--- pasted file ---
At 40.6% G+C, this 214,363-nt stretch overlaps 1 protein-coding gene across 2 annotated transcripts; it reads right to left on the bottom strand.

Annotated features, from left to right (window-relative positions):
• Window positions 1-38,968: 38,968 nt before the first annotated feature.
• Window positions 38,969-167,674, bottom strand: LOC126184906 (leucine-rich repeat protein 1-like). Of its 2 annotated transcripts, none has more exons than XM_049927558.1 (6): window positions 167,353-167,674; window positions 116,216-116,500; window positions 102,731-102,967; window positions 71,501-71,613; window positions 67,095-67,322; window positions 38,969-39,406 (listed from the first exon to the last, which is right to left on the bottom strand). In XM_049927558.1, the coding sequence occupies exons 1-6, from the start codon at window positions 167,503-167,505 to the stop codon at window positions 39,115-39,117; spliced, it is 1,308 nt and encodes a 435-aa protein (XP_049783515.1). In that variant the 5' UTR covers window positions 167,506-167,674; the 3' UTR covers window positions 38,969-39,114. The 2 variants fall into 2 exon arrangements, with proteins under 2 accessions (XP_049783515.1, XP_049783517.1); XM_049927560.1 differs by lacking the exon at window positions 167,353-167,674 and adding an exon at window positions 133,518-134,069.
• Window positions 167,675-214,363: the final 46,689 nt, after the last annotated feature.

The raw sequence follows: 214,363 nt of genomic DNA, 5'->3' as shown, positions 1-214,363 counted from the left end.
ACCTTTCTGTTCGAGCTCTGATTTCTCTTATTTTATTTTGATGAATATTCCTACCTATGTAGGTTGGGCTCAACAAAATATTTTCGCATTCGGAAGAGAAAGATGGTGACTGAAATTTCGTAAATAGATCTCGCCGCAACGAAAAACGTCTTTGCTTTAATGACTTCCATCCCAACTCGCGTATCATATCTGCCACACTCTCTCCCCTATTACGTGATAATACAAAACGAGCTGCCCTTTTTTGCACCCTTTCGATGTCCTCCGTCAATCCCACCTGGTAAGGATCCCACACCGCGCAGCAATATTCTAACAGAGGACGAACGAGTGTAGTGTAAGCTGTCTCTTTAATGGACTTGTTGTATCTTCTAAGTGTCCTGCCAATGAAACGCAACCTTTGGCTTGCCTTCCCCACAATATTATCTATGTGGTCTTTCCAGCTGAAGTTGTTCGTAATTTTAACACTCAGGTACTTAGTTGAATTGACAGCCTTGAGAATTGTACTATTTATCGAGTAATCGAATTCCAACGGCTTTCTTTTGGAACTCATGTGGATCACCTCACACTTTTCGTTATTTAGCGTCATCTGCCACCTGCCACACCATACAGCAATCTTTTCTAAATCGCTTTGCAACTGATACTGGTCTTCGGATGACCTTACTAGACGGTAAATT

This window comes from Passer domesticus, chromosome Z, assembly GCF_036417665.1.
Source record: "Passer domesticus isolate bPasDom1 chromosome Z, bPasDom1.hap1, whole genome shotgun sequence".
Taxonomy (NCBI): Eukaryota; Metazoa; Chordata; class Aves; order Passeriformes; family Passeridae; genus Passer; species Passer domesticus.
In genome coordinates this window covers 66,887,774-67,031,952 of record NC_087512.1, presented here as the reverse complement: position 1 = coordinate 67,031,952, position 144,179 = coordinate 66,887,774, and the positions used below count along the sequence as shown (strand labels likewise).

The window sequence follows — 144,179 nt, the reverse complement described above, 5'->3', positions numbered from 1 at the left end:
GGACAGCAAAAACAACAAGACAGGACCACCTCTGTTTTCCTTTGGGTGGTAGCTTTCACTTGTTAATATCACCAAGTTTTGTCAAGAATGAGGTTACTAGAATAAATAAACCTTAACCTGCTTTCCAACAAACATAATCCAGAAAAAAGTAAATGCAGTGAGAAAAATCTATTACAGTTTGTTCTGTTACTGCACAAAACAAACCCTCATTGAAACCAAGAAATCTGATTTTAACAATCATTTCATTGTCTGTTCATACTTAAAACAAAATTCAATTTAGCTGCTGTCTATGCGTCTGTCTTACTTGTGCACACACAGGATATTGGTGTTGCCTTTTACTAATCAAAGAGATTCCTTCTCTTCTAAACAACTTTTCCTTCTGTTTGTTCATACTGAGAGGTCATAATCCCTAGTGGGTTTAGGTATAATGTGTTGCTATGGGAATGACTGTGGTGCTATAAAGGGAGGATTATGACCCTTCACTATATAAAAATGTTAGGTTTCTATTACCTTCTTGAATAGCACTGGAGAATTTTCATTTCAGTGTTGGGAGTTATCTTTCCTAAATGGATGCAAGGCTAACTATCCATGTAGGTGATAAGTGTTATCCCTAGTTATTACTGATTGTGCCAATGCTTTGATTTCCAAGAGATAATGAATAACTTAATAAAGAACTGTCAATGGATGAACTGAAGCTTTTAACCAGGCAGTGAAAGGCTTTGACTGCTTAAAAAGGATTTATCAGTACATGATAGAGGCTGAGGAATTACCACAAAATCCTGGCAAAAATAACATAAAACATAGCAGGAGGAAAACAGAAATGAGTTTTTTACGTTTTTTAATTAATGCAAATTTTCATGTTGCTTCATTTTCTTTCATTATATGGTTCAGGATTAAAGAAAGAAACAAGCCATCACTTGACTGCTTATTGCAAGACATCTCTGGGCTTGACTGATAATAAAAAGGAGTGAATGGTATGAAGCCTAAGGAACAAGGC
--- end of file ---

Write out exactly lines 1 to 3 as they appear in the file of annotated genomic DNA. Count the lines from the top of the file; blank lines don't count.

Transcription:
At 40.6% G+C, this 214,363-nt stretch overlaps 1 protein-coding gene across 2 annotated transcripts; it reads right to left on the bottom strand.

Annotated features, from left to right (window-relative positions):
• Window positions 1-38,968: 38,968 nt before the first annotated feature.